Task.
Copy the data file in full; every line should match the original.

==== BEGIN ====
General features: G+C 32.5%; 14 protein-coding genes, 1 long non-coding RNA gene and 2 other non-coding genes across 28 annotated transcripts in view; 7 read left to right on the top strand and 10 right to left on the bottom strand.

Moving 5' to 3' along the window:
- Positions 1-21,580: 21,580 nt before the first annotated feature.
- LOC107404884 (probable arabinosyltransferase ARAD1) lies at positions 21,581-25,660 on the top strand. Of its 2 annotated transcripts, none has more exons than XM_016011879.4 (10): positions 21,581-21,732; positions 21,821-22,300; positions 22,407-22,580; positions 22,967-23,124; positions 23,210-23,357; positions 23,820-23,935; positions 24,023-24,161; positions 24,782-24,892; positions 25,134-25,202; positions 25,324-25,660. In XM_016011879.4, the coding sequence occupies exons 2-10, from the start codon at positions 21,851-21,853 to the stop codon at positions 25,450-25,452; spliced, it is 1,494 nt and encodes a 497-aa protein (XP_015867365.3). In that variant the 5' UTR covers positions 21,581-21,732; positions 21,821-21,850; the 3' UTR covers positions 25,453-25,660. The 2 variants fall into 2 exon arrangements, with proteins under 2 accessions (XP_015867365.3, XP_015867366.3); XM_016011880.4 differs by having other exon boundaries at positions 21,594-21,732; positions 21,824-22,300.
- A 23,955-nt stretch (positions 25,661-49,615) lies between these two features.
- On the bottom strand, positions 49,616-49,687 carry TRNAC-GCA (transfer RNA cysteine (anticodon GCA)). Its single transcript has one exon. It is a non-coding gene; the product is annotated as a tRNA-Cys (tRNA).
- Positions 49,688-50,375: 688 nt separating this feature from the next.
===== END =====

General features: G+C 32.5%; 14 protein-coding genes, 1 long non-coding RNA gene and 2 other non-coding genes across 28 annotated transcripts in view; 7 read left to right on the top strand and 10 right to left on the bottom strand.

Moving 5' to 3' along the window:
- Positions 1-21,580: 21,580 nt before the first annotated feature.
- LOC107404884 (probable arabinosyltransferase ARAD1) lies at positions 21,581-25,660 on the top strand. Of its 2 annotated transcripts, none has more exons than XM_016011879.4 (10): positions 21,581-21,732; positions 21,821-22,300; positions 22,407-22,580; positions 22,967-23,124; positions 23,210-23,357; positions 23,820-23,935; positions 24,023-24,161; positions 24,782-24,892; positions 25,134-25,202; positions 25,324-25,660. In XM_016011879.4, the coding sequence occupies exons 2-10, from the start codon at positions 21,851-21,853 to the stop codon at positions 25,450-25,452; spliced, it is 1,494 nt and encodes a 497-aa protein (XP_015867365.3). In that variant the 5' UTR covers positions 21,581-21,732; positions 21,821-21,850; the 3' UTR covers positions 25,453-25,660. The 2 variants fall into 2 exon arrangements, with proteins under 2 accessions (XP_015867365.3, XP_015867366.3); XM_016011880.4 differs by having other exon boundaries at positions 21,594-21,732; positions 21,824-22,300.
- A 23,955-nt stretch (positions 25,661-49,615) lies between these two features.
- On the bottom strand, positions 49,616-49,687 carry TRNAC-GCA (transfer RNA cysteine (anticodon GCA)). Its single transcript has one exon. It is a non-coding gene; the product is annotated as a tRNA-Cys (tRNA).
- Positions 49,688-50,375: 688 nt separating this feature from the next.